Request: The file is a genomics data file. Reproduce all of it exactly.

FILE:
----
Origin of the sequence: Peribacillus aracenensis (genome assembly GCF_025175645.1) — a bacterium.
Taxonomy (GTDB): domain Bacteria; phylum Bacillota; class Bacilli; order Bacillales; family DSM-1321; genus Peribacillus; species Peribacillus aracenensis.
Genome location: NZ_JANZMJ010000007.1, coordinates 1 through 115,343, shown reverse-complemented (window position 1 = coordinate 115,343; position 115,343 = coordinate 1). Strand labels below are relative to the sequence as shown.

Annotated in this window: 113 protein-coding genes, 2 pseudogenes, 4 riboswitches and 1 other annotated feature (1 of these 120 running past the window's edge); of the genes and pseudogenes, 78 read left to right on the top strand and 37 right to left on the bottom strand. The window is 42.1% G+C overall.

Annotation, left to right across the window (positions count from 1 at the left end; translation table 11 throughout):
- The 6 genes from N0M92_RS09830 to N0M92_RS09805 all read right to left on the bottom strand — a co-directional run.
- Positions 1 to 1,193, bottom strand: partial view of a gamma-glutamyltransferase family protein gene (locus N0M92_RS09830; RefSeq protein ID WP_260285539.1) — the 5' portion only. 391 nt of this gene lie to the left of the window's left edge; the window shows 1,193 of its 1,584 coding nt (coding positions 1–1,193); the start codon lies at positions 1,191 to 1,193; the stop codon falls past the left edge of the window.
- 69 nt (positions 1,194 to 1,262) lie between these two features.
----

Origin of the sequence: Peribacillus aracenensis (genome assembly GCF_025175645.1) — a bacterium.
Taxonomy (GTDB): domain Bacteria; phylum Bacillota; class Bacilli; order Bacillales; family DSM-1321; genus Peribacillus; species Peribacillus aracenensis.
Genome location: NZ_JANZMJ010000007.1, coordinates 1 through 115,343, shown reverse-complemented (window position 1 = coordinate 115,343; position 115,343 = coordinate 1). Strand labels below are relative to the sequence as shown.

Annotated in this window: 113 protein-coding genes, 2 pseudogenes, 4 riboswitches and 1 other annotated feature (1 of these 120 running past the window's edge); of the genes and pseudogenes, 78 read left to right on the top strand and 37 right to left on the bottom strand. The window is 42.1% G+C overall.

Annotation, left to right across the window (positions count from 1 at the left end; translation table 11 throughout):
- The 6 genes from N0M92_RS09830 to N0M92_RS09805 all read right to left on the bottom strand — a co-directional run.
- Positions 1 to 1,193, bottom strand: partial view of a gamma-glutamyltransferase family protein gene (locus N0M92_RS09830; RefSeq protein ID WP_260285539.1) — the 5' portion only. 391 nt of this gene lie to the left of the window's left edge; the window shows 1,193 of its 1,584 coding nt (coding positions 1–1,193); the start codon lies at positions 1,191 to 1,193; the stop codon falls past the left edge of the window.
- 69 nt (positions 1,194 to 1,262) lie between these two features.